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Madison Wakefield, left, and Brittney Papion, owner of Pappy's Down South BBQ, drum up business at their station at the Kern County Fairgrounds during last year's Bakersfield's Biggest, Baddest BBQ. Pappy's will compete again this year.

"I hope you didn't eat breakfast, because you're going to eat a lot of barbecue."

Those are bold words to kick off a day learning about barbecue techniques and delicious, succulent meat.

You may have grown up with barbecue (as I did), but judging an event like Bakersfield's Biggest Baddest BBQ takes more than chomping chops. That's because the event is sanctioned by the Kansas City Barbecue Society, making it subject to specific rules.

Of those rules, two are paramount. First, this is a meat contest. It's not about the sauce, not about the garnish. Second, don't eat everything in the box.

What's in the box? That's how team entries are presented to judges: a simple styrofoam box containing six or more samples of one of four meats -- pork ribs, brisket, pork shoulder or chicken -- with the simplest, if any, garnish of green lettuce, parsley or cilantro. Any fancy greens or pooled sauce forces judges to score the entry down.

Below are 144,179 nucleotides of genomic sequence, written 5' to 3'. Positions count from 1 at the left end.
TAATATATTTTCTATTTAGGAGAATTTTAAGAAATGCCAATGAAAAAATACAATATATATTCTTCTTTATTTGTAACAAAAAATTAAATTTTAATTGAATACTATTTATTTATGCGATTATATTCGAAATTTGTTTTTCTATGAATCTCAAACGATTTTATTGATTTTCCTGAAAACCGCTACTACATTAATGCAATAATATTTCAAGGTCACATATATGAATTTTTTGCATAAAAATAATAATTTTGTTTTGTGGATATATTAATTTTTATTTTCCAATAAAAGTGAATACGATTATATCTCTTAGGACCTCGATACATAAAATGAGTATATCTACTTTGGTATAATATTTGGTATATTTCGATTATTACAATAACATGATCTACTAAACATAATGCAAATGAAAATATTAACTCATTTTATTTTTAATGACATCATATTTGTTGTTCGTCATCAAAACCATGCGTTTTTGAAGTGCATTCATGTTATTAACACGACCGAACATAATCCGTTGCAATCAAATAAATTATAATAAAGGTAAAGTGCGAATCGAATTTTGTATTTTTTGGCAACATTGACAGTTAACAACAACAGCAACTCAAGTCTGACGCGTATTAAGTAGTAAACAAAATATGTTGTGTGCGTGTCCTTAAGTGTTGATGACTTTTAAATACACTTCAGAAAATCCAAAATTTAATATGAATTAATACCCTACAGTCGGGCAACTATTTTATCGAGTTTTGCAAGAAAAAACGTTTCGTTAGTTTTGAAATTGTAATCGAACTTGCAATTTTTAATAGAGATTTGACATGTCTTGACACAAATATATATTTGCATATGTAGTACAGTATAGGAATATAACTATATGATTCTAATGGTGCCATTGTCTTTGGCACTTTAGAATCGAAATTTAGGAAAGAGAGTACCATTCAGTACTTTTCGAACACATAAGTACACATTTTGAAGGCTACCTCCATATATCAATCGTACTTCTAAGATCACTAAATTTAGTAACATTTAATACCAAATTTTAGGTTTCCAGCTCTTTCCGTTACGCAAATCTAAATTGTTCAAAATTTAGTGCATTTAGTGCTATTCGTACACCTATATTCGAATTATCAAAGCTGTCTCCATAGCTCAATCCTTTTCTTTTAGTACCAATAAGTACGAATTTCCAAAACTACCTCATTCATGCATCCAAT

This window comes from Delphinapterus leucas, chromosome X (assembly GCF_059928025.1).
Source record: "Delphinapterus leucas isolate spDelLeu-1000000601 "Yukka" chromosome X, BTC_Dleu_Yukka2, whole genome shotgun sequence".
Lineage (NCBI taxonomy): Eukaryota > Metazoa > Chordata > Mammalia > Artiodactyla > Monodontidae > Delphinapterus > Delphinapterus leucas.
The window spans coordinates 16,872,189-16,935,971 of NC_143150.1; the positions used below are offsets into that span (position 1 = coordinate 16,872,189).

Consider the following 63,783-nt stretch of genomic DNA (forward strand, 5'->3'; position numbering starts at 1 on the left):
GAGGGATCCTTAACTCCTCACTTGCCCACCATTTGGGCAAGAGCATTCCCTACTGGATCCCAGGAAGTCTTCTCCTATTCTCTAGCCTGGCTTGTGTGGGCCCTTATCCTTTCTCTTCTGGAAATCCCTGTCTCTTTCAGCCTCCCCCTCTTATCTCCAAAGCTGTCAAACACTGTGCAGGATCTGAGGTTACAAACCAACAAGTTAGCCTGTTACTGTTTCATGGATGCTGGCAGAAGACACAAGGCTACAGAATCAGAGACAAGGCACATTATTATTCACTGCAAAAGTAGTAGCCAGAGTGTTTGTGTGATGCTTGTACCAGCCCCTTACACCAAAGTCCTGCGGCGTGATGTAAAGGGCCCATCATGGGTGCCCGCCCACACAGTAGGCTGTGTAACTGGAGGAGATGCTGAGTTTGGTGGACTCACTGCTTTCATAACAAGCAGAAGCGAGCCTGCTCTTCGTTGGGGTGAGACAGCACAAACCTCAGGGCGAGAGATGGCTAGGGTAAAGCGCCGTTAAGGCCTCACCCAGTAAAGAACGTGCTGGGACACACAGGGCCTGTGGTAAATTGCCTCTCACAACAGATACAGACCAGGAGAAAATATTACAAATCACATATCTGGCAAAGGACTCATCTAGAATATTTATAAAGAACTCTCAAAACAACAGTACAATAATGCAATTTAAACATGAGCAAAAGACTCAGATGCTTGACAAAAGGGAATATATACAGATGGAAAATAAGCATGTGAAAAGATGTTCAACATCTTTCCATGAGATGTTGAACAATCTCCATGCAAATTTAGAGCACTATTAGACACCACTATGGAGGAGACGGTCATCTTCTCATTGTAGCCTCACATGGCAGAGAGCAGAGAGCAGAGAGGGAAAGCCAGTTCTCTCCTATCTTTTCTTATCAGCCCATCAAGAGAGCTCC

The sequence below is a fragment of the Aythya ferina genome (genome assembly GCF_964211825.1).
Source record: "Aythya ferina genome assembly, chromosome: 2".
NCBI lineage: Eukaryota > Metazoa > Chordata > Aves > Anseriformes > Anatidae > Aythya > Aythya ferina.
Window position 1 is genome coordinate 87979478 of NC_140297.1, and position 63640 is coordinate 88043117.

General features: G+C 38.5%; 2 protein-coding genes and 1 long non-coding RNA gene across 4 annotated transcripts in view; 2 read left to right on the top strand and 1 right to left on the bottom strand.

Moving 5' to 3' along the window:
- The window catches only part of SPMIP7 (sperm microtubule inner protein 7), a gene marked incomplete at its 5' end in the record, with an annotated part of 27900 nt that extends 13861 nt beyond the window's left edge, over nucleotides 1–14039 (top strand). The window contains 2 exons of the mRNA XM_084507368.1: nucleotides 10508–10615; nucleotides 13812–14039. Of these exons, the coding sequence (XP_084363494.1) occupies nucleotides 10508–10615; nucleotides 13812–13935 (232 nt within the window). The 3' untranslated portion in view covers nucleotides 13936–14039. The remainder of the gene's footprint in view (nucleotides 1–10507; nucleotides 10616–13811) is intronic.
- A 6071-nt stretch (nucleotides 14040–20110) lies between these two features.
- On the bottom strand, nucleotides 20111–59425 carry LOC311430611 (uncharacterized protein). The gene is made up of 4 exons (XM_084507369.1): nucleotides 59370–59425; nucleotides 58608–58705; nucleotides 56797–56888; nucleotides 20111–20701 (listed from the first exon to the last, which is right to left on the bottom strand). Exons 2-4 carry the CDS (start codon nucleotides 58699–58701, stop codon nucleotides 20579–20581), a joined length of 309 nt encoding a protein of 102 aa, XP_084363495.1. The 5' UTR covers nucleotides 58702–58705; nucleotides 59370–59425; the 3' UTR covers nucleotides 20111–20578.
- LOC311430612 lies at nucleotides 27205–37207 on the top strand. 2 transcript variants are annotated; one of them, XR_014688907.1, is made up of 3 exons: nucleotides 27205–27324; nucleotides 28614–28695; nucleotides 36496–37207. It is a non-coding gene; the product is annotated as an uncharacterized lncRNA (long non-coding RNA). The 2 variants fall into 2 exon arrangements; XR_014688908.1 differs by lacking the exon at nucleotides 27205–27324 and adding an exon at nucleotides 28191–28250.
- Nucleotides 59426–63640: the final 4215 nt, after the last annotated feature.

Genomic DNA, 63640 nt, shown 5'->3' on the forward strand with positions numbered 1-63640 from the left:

Leading the class of returning and brand-new judges was Gene Goycochea, a past KCBS master judge and CBBQA (California BBQ Association) board member. He explained that control is key, as each judge will taste up to 24 samples on contest day, and overdoing it is an occupational hazard.

"Fat is where the flavor is at," Goycochea shared as one of the bits of barbecue wisdom gleaned from years of competing and judging. "Barbecue creates a better-for-you piece of meat. Rendering fat, passes it through the meat, flavoring it."

Since I grew up mostly on hamburgers, beef ribs and chicken breasts, Goycochea and the KCBS manual proved invaluable. Brisket, for example, needs to adhere to the "pull test." Meat should break apart with little effort, although, if overcooked, it will easily fall apart. Some teams will hide a less than stellar brisket by cutting it large (overcooked) or thin (undercooked). A smoke ring can be falsified with curing salt, so that's no indication of skill.

For ribs, a bite test in the center determines quality. Teeth marks should come clean from the bone. More meat pulling away means it's overdone, while meat sticking to the bone shows it needed to cook longer.

Goycochea decried the "dumbing down of pork," warning that teams who turn in pulled rather than sliced meat (although offering both is OK) may be thought to have overcooked the shoulder. Look for a piece from the "money muscle" and test it on the top of your mouth: a slight chewiness is best; overdone meat dissolves and undercooked proves too chewy.

No matter what comes across the table, Goycochea said judges should try it.

"We ask that you sample it all. You don't have to, but we ask that you do."

That may hold for non-judging attendees as well, although don't eat everything -- unless you're sharing.